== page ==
An additional aspect of the jigsaw 10 and the foot assembly 20 of the invention is a substantially planar angle guide 100 as shown in FIGS. 2, 5, 6 and 7. The angle guide 100 preferably has a semi-circular shaped upper perimeter 102, and includes a plurality of openings 104 proximate the perimeter 102. A locking projection 106 extends from the housing 12 for engaging any of the openings 104. The preferred locking projection 106 further includes a base 108 with an opening 110 for secured attachment to the tool housing 12 via use of a bolt, stud, or the like (not shown) internal to the housing 12.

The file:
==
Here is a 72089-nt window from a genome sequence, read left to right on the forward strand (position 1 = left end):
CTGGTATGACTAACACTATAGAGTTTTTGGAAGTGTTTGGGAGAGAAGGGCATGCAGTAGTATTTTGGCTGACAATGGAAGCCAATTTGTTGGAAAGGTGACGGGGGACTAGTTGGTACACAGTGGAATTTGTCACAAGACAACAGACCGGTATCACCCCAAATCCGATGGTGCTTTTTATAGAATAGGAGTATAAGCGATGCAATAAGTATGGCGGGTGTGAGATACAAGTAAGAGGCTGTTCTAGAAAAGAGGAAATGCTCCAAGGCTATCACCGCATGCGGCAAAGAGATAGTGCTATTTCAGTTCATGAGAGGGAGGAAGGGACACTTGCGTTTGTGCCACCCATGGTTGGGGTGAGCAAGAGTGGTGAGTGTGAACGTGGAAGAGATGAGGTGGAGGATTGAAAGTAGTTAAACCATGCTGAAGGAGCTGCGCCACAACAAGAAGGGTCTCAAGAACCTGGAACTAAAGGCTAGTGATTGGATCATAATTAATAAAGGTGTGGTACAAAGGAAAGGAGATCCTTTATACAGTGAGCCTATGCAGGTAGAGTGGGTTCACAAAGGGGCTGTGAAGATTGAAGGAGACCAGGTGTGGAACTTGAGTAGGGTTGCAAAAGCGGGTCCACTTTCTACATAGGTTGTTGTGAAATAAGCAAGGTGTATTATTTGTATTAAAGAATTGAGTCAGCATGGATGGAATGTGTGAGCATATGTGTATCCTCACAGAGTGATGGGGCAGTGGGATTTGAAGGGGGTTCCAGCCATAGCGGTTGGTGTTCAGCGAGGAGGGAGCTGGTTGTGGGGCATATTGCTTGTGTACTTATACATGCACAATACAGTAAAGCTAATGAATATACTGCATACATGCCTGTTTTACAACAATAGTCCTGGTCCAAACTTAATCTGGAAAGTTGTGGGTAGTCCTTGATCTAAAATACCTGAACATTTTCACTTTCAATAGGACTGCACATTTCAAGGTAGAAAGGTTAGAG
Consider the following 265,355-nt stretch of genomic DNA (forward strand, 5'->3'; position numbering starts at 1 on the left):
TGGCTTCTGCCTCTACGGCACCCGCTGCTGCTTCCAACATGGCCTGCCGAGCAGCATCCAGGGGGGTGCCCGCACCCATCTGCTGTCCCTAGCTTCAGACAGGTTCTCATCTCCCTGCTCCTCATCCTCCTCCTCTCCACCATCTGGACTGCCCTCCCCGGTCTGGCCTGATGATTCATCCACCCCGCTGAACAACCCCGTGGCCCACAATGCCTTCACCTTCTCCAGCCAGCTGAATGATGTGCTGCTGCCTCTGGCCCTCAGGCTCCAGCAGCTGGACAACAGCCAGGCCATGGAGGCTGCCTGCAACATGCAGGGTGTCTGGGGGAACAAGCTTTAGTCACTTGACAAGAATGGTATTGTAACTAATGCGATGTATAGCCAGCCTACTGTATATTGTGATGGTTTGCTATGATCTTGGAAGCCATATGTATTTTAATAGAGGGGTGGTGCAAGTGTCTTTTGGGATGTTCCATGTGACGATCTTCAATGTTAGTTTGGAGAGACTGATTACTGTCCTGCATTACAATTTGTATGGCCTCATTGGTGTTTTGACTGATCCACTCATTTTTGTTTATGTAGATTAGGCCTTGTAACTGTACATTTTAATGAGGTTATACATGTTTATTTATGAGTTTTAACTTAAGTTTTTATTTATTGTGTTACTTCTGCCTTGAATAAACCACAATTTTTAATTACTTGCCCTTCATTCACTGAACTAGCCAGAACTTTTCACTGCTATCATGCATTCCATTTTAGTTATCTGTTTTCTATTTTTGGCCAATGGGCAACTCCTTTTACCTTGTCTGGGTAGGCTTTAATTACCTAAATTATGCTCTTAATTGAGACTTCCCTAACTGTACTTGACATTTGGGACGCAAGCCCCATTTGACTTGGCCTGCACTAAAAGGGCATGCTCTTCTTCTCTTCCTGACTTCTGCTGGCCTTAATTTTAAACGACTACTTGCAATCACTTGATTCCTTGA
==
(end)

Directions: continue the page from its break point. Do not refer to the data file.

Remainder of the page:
Each of the openings 104 corresponds to an angle of tilt of the platform 22 relative to the housing 12, and is preferably marked with an appropriate angle. The openings 104 may thus be used to select a desired angle for bevel cutting, for instance. When the lever 50 is in an open position, the arch portion 24 and platform 22 may be rotated to a desired angle of tilt, and then moved in a forward direction to engage the locking projection 106. The locking projection 106 preferably has an engaging finger 112 that is sufficiently long so that a portion of the finger extends through a selected one of the openings 104 to ensure good locking engagement. Use of notches as an alternative to the openings 104 is also contemplated. The openings 104 are preferred, however, since they are believed to provide more secure engagement than notches.